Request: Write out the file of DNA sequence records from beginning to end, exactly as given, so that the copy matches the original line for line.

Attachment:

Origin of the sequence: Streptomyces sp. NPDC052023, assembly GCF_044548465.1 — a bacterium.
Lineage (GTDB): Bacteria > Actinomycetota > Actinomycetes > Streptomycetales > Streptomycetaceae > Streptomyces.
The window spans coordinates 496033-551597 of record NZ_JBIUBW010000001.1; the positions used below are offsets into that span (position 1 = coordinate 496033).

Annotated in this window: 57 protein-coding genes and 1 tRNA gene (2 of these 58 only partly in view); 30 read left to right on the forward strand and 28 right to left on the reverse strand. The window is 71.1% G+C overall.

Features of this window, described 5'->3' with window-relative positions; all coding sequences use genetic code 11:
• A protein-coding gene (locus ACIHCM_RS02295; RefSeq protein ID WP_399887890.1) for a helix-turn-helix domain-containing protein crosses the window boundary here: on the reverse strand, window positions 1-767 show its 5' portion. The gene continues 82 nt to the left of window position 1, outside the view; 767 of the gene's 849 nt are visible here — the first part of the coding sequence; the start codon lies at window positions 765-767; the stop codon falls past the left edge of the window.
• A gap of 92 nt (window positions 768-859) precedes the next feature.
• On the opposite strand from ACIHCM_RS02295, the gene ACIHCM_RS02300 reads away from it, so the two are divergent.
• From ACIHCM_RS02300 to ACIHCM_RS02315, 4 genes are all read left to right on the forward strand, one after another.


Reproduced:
Origin of the sequence: Streptomyces sp. NPDC052023, assembly GCF_044548465.1 — a bacterium.
Lineage (GTDB): Bacteria > Actinomycetota > Actinomycetes > Streptomycetales > Streptomycetaceae > Streptomyces.
The window spans coordinates 496033-551597 of record NZ_JBIUBW010000001.1; the positions used below are offsets into that span (position 1 = coordinate 496033).

Annotated in this window: 57 protein-coding genes and 1 tRNA gene (2 of these 58 only partly in view); 30 read left to right on the forward strand and 28 right to left on the reverse strand. The window is 71.1% G+C overall.

Features of this window, described 5'->3' with window-relative positions; all coding sequences use genetic code 11:
• A protein-coding gene (locus ACIHCM_RS02295; RefSeq protein ID WP_399887890.1) for a helix-turn-helix domain-containing protein crosses the window boundary here: on the reverse strand, window positions 1-767 show its 5' portion. The gene continues 82 nt to the left of window position 1, outside the view; 767 of the gene's 849 nt are visible here — the first part of the coding sequence; the start codon lies at window positions 765-767; the stop codon falls past the left edge of the window.
• A gap of 92 nt (window positions 768-859) precedes the next feature.
• On the opposite strand from ACIHCM_RS02295, the gene ACIHCM_RS02300 reads away from it, so the two are divergent.
• From ACIHCM_RS02300 to ACIHCM_RS02315, 4 genes are all read left to right on the forward strand, one after another.